IN TOUCH : Brains at work

It’s hardly news that bullying boss or negative work environment is bad news for employee engagement but new research into how the brain works highlights just how bad that impact can be.
“When you start exploring the biology involved, there’s reason why it has the impact it has and why that impact is bigger than we realise,” says David Rock, consultant, author (Your Brain at Work), co-founder of the NeuroLeadership Institute and keynote speaker at the upcoming NZATD conference in Auckland.
It’s all to do with how our brains deal with social signals. We are, it seems, very finely attuned to so-called threat and reward responses and the “neural noise” thrown up by perceived threat can severely impair conscious thinking processes. Greater awareness of this has emerged from the explosion of brain studies based on new technologies such as FMRI scanning and enhanced through faster computer processing power.
“It’s meant we can study more real world things,” says Rock. “And while some of these studies just confirm what we already knew, there are some findings that are completely counter-intuitive or brand new and the impacts can be quite big.”
The implications for learning, development and staff management are significant. Even quite subtle priming with positive or negative stimuli can have 50 percent impact on people’s abilities to solve complex problems, says Rock. That even small signals can make big difference highlights the reality that we are very socially connected creatures.
“This presents an enormous challenge to managers. Although job is often regarded as purely economic transaction in which people exchange their labour for financial compensation, the brain experiences the workplace first and foremost as social system.”
So when people feel unrecognised or betrayed at work, they experience it as “a neural impulse as powerful and painful as blow to the head” says Rock – which leads to disengagement and under-performance. That might seem an outsized reaction until you take into account the number of studies now showing that the brain equates social needs with survival. So negative signals can quite easily send it off down the wrong path.
“Findings show this has an impact on people’s ability to do linear decision making and an even bigger one on insight problem solving where you’re dealing with innovation or doing things differently. So it becomes more difficult to do anything that involves learning, changing, collaborating or innovating,” Rock explains.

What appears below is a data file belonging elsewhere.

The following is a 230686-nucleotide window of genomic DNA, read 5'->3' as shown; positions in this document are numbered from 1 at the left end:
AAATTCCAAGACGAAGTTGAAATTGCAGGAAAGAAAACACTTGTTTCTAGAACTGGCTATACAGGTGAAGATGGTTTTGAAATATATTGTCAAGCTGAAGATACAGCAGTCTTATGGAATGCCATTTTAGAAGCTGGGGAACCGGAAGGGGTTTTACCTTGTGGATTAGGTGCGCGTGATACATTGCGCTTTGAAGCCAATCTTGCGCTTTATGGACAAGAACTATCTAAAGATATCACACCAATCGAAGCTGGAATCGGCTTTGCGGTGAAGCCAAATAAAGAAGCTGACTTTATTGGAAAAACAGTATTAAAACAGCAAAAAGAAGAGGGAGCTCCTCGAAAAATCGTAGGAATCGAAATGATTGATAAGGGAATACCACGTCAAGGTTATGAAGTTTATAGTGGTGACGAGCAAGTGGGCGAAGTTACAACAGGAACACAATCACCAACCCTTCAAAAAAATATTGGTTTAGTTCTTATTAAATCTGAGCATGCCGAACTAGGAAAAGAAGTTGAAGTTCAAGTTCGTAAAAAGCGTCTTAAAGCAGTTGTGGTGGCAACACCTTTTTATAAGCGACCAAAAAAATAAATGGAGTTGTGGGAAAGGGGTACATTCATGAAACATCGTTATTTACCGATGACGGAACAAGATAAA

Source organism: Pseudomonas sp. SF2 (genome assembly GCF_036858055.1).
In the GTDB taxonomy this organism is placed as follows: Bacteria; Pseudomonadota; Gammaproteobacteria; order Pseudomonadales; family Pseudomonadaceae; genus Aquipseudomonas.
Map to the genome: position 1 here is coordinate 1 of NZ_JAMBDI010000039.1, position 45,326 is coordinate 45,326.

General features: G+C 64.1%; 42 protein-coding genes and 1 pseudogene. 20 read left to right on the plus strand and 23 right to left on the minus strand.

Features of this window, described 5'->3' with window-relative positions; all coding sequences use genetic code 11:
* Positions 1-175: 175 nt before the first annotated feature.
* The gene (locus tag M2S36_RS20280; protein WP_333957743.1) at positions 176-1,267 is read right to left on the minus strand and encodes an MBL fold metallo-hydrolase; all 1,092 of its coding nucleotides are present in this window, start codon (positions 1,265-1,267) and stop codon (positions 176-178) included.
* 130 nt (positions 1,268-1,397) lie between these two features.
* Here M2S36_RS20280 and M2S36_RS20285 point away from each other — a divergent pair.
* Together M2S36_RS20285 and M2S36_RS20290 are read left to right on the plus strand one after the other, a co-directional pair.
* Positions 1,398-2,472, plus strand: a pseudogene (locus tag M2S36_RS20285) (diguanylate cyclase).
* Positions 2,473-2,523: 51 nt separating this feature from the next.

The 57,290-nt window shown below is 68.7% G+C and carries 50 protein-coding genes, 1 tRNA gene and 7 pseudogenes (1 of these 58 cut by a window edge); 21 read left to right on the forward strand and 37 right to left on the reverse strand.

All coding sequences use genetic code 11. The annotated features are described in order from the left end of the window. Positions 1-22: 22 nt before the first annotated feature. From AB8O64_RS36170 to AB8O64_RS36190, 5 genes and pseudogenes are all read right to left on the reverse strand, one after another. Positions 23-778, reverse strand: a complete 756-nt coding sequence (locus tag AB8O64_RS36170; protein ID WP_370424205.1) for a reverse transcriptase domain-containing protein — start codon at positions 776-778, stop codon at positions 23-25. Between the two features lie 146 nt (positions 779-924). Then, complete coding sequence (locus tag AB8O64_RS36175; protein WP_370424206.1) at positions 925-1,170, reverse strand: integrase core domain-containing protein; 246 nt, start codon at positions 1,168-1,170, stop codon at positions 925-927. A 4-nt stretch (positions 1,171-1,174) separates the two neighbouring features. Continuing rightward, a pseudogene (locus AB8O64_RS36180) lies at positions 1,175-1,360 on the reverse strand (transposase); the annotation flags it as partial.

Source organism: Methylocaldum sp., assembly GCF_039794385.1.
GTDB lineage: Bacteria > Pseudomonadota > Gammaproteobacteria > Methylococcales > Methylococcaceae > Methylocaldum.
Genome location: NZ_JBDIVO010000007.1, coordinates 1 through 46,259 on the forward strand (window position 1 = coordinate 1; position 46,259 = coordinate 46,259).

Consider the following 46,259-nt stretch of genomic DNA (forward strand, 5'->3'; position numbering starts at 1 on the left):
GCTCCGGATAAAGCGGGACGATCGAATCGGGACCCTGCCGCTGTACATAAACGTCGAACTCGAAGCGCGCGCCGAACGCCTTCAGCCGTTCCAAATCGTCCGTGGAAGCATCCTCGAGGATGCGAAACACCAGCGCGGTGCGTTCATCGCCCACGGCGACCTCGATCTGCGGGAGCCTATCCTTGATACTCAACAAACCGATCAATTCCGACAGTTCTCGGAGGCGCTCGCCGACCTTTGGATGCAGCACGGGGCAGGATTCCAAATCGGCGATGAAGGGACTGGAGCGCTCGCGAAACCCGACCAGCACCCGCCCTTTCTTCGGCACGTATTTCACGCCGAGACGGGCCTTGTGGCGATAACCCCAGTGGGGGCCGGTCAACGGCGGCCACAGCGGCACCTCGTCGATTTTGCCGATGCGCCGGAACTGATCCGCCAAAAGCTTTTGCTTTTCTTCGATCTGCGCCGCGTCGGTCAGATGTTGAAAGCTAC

But those are exactly the skills needed in today’s more complex work environments which means leaders increasingly need some understanding of how our brains work and how that affects performance. It’s not so much about new styles of leadership, says Rock, as embedding style people would like to see more of.
“I also think it’s opening up new approaches. There’s now huge amount of research happening about the neuroscience of leadership – and it’s really about understanding the human side of human capital much better.
“I think if you are looking to improve organisations in any way then you are looking to improve people’s thinking so you need to understand the biology behind those soft skills.”
While the track record of failed attempts to spark higher-performance behaviour has led many managers to conclude that human nature is simply intractable, the brain is actually highly plastic. New behaviours can be learned and entrenched behaviours modified at any age – but the brain will only make these shifts when engaged in mindful attention, says Rock.
He identifies five particular qualities that enable employees and executives to minimise the threat response and enable the reward response – status, certainty, autonomy, relatedness and fairness (SCARF). How these can be utilised is part of his presentation at the conference.
Other speakers include Jack and Patti Phillips, who spearhead the ROI Institute and whose programmes for measuring the success of investments in workplace learning are in hot demand. Speaking during brief touchdown in his US base, Jack Phillips told NZ Management that the recession has prompted huge demand for methodology that provides bottom line figures and accountability for whole range of training, performance improvement, human resources, technology programmes and, more recently, the payoff on “green” investment.
“We’ve been swamped because people are finally showing the value of what they do.”
Those attending the couple’s keynote speeches and workshop in Auckland will find out about the eight types of data that can be reported to senior executives – and the three sets they need most, says Phillips.
“These are impact (on the organisation from the learning/development programme), the financial return on investment, and application – and these are the three that are provided least. So there is disconnect. We’ve known that for years but this puts it in perspective and puts some challenges in front of us.
“Because we haven’t been able to produce the kind of data executives want, we see the aftermath of this in our global recession when (learning/development) investments get cut because they’re perceived as something you can do when you’ve got time and money when it should be the other way round.
“So my sessions will be about those measures and the challenges of putting them in place and Patti’s will be more specific about the process. It’s called ‘Show me the Money’ and is more on how-tos – how to get the ROI to see that it is possible and it is being done and that is the way to win the hearts and minds of senior executives.”
The two-day NZATD Conference, which as well as range of overseas experts also includes local speakers like Wade Jackson and Michael Henderson, is being held at the Waipuna Hotel and Conference Centre in Auckland, May 26-28.

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